Quentin Blake, well loved British writer and illustrator, is perhaps best known for bringing Roald Dahl's characters to life with his vibrant illustrations, and for becoming the first ever UK Children's Laureate. He has also written and illustrated his own books including Mr Magnolia which won the Kate Greenaway Medal.
Title: The characters in "How Tom Beat Captain Najork and His Hired Sportsmen"
Listeners: Ghislaine Kenyon
Ghislaine Kenyon is a freelance arts education consultant. She previously worked in gallery education including as Head of Learning at the joint education department at Somerset House and deputy head of education the National Gallery’s Education Department. As well as directing the programme for schools there, she curated exhibitions such as the highly successful ‘Tell Me a Picture’ with Quentin Blake, with whom she also co-curated an exhibiotin at the Petit Palasi in Paris in 2005. At the National Gallery she was responsible for many initiatives such as Take Art, a programme working with 14 London hospitals, and the national Take One Picture scheme with primary schools. She has also put on several series of exhibition-related concerts. Ghislaine writes, broadcasts and lectures on the arts, arts education and the movement for arts in health. She is also a Board Member of the Museum of Illustration, the Handel House Museum and the Britten-Pears Foundation.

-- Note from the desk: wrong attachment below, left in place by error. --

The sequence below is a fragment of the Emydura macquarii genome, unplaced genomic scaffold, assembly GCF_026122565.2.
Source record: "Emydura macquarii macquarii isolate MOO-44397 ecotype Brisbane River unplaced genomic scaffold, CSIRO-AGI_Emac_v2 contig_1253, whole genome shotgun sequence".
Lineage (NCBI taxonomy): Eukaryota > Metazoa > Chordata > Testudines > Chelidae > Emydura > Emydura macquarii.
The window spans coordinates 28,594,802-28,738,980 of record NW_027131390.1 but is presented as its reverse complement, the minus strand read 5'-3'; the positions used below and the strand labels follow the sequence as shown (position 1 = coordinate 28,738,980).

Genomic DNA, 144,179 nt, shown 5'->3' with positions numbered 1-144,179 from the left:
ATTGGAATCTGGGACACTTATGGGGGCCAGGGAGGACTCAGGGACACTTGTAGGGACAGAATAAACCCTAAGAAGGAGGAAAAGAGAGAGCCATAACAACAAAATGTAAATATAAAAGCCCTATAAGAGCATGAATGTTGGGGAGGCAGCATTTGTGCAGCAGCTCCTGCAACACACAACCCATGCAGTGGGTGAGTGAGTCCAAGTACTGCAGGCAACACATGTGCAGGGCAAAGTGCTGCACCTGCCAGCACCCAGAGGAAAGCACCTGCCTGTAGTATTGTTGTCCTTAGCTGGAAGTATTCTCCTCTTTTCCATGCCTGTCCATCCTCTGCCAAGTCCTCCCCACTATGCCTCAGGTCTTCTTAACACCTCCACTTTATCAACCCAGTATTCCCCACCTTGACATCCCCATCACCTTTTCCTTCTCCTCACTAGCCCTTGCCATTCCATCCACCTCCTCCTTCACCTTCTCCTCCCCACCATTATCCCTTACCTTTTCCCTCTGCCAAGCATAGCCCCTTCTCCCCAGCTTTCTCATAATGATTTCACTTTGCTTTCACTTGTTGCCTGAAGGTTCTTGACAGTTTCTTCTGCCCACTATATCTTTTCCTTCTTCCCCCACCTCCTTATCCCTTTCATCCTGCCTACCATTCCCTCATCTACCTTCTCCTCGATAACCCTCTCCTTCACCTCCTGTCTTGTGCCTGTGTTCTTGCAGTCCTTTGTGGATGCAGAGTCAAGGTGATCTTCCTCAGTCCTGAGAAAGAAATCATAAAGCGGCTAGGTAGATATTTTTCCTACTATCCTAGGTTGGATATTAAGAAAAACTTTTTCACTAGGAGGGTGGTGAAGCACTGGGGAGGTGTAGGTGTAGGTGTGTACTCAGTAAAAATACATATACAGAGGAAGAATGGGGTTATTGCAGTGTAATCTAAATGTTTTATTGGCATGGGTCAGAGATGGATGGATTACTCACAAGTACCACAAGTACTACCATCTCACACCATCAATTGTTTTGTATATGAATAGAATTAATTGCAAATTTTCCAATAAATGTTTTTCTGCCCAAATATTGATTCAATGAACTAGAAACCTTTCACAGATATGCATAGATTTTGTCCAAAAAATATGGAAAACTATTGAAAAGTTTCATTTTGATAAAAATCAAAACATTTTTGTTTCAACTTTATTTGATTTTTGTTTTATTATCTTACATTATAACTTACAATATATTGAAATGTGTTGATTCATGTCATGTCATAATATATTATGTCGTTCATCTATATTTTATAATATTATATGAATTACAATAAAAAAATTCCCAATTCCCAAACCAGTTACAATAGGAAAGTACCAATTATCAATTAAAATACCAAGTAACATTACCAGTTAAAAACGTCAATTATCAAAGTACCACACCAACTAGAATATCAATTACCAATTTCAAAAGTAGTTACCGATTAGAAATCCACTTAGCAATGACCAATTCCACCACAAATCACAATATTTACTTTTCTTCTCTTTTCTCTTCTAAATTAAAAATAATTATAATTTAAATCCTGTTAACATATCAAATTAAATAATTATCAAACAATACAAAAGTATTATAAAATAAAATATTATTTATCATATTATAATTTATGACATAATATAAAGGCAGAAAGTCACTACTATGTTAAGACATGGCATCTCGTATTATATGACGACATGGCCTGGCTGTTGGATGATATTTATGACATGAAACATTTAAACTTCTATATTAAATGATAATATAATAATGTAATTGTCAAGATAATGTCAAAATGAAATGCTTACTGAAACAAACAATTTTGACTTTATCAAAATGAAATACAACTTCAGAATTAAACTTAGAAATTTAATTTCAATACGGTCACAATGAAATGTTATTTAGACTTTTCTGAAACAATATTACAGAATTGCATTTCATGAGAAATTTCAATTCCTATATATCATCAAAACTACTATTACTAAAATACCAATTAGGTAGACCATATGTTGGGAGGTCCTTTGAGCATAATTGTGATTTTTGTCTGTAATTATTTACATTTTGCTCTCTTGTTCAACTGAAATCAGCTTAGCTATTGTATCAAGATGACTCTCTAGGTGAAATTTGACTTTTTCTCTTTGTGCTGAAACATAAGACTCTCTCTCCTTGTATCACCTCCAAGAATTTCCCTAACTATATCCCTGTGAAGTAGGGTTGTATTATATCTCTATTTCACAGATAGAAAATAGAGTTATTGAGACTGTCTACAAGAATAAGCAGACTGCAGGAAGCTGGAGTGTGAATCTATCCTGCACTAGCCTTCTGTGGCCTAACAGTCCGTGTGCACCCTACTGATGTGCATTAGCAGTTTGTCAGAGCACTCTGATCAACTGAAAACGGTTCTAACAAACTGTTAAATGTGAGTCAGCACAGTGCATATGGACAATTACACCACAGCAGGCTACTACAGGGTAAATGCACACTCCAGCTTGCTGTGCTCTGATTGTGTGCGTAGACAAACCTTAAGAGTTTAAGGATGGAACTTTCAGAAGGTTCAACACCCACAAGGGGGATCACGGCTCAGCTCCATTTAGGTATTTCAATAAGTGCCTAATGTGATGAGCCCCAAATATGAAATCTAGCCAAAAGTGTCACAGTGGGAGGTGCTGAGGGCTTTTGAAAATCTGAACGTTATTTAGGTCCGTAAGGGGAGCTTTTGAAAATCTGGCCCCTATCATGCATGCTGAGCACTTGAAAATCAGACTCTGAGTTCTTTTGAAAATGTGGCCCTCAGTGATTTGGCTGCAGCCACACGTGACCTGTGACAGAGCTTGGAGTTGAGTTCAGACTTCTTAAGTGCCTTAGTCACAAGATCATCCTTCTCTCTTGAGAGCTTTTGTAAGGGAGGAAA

Tags: Aunt Fidget Wonkham-Strong, How Tom Beat Captain Najork and his Hired Sportsmen, Adventures of Huckleberry Finn, Hard Times, Victorian, Russell Hoban
Duration: 4 minutes, 32 seconds
Date story recorded: January 2006
Date story went live: 24 January 2008